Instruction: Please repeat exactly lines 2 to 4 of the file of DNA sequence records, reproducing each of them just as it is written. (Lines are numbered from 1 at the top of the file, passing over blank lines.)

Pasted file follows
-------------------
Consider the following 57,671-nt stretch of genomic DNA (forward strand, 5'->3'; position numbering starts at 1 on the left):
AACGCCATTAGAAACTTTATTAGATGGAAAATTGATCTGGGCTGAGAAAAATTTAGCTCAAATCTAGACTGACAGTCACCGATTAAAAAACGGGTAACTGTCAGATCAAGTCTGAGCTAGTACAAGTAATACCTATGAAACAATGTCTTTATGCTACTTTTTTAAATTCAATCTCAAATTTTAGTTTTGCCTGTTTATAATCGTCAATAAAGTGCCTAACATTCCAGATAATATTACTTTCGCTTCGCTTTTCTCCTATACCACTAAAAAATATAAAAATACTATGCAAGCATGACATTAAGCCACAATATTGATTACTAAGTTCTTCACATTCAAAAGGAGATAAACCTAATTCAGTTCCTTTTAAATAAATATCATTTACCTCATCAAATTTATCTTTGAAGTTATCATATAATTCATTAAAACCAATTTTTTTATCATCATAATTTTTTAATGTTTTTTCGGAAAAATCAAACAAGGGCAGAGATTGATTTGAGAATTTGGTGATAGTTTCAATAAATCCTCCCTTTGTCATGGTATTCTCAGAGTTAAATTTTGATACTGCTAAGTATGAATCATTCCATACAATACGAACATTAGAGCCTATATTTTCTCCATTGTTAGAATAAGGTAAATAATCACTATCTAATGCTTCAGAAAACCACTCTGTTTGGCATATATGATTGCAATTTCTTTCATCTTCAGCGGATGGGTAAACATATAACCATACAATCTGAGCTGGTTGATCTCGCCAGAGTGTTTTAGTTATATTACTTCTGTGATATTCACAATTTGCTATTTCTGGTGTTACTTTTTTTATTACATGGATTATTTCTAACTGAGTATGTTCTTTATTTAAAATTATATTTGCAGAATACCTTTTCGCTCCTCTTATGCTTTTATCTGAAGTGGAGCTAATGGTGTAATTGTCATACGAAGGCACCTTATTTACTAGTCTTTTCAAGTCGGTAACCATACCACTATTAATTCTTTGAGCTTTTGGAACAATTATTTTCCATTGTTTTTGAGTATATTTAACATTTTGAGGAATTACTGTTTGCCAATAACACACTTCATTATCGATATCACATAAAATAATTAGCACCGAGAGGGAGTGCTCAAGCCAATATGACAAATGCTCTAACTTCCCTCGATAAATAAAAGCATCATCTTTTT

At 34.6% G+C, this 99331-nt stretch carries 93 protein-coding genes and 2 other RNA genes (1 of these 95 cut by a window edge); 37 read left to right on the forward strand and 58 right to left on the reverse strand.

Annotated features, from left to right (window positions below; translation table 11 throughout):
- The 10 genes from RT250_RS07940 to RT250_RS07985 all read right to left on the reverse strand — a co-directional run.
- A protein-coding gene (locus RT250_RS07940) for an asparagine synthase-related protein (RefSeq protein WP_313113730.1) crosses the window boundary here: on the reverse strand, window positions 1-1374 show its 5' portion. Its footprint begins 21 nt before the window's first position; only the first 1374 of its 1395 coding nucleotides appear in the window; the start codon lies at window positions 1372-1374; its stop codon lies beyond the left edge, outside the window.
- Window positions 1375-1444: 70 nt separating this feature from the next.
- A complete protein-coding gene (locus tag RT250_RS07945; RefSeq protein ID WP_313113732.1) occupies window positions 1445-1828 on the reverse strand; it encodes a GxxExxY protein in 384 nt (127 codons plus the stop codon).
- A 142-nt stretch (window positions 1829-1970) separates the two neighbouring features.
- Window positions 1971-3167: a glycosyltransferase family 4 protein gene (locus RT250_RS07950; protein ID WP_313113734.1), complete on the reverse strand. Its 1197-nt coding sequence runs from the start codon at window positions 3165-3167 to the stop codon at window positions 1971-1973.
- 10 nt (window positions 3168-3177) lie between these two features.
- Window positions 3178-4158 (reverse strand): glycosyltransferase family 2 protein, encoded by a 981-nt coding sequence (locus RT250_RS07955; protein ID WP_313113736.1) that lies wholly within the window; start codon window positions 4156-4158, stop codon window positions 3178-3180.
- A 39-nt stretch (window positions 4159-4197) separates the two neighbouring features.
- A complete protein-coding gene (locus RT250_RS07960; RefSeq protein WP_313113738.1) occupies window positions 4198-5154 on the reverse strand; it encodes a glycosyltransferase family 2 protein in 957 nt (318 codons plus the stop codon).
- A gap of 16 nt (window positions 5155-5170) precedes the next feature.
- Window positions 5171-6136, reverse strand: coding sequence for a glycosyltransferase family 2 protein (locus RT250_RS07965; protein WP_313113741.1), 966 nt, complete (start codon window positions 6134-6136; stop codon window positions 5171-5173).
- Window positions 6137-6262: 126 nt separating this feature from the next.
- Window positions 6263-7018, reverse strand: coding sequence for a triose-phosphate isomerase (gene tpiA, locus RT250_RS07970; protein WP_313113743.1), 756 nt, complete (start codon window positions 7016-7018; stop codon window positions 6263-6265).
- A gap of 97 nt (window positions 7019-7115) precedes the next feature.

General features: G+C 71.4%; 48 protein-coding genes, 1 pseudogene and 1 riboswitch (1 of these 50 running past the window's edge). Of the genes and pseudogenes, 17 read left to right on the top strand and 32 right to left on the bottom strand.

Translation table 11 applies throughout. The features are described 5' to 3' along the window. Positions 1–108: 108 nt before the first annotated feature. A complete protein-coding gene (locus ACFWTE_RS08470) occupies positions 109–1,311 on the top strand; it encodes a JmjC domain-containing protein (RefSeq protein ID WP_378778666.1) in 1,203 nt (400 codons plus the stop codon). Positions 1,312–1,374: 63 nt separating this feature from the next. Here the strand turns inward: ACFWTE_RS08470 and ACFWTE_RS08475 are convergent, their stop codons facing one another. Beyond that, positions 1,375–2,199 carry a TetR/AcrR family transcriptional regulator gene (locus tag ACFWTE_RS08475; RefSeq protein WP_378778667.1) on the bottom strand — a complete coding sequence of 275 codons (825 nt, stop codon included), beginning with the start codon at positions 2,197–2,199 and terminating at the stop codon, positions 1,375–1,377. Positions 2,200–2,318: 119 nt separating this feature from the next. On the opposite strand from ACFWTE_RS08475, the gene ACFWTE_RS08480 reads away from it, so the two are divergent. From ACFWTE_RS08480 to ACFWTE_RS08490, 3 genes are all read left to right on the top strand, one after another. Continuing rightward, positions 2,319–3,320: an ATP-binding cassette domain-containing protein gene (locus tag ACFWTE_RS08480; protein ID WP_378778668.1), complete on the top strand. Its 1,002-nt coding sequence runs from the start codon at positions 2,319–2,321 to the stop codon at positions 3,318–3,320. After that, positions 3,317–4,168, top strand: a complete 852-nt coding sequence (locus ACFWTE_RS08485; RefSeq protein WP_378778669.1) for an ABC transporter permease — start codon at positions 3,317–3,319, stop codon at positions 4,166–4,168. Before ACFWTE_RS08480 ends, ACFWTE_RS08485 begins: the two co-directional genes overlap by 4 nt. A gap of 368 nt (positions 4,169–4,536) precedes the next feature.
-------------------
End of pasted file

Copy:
AACGCCATTAGAAACTTTATTAGATGGAAAATTGATCTGGGCTGAGAAAAATTTAGCTCAAATCTAGACTGACAGTCACCGATTAAAAAACGGGTAACTGTCAGATCAAGTCTGAGCTAGTACAAGTAATACCTATGAAACAATGTCTTTATGCTACTTTTTTAAATTCAATCTCAAATTTTAGTTTTGCCTGTTTATAATCGTCAATAAAGTGCCTAACATTCCAGATAATATTACTTTCGCTTCGCTTTTCTCCTATACCACTAAAAAATATAAAAATACTATGCAAGCATGACATTAAGCCACAATATTGATTACTAAGTTCTTCACATTCAAAAGGAGATAAACCTAATTCAGTTCCTTTTAAATAAATATCATTTACCTCATCAAATTTATCTTTGAAGTTATCATATAATTCATTAAAACCAATTTTTTTATCATCATAATTTTTTAATGTTTTTTCGGAAAAATCAAACAAGGGCAGAGATTGATTTGAGAATTTGGTGATAGTTTCAATAAATCCTCCCTTTGTCATGGTATTCTCAGAGTTAAATTTTGATACTGCTAAGTATGAATCATTCCATACAATACGAACATTAGAGCCTATATTTTCTCCATTGTTAGAATAAGGTAAATAATCACTATCTAATGCTTCAGAAAACCACTCTGTTTGGCATATATGATTGCAATTTCTTTCATCTTCAGCGGATGGGTAAACATATAACCATACAATCTGAGCTGGTTGATCTCGCCAGAGTGTTTTAGTTATATTACTTCTGTGATATTCACAATTTGCTATTTCTGGTGTTACTTTTTTTATTACATGGATTATTTCTAACTGAGTATGTTCTTTATTTAAAATTATATTTGCAGAATACCTTTTCGCTCCTCTTATGCTTTTATCTGAAGTGGAGCTAATGGTGTAATTGTCATACGAAGGCACCTTATTTACTAGTCTTTTCAAGTCGGTAACCATACCACTATTAATTCTTTGAGCTTTTGGAACAATTATTTTCCATTGTTTTTGAGTATATTTAACATTTTGAGGAATTACTGTTTGCCAATAACACACTTCATTATCGATATCACATAAAATAATTAGCACCGAGAGGGAGTGCTCAAGCCAATATGACAAATGCTCTAACTTCCCTCGATAAATAAAAGCATCATCTTTTT

At 34.6% G+C, this 99331-nt stretch carries 93 protein-coding genes and 2 other RNA genes (1 of these 95 cut by a window edge); 37 read left to right on the forward strand and 58 right to left on the reverse strand.

Annotated features, from left to right (window positions below; translation table 11 throughout):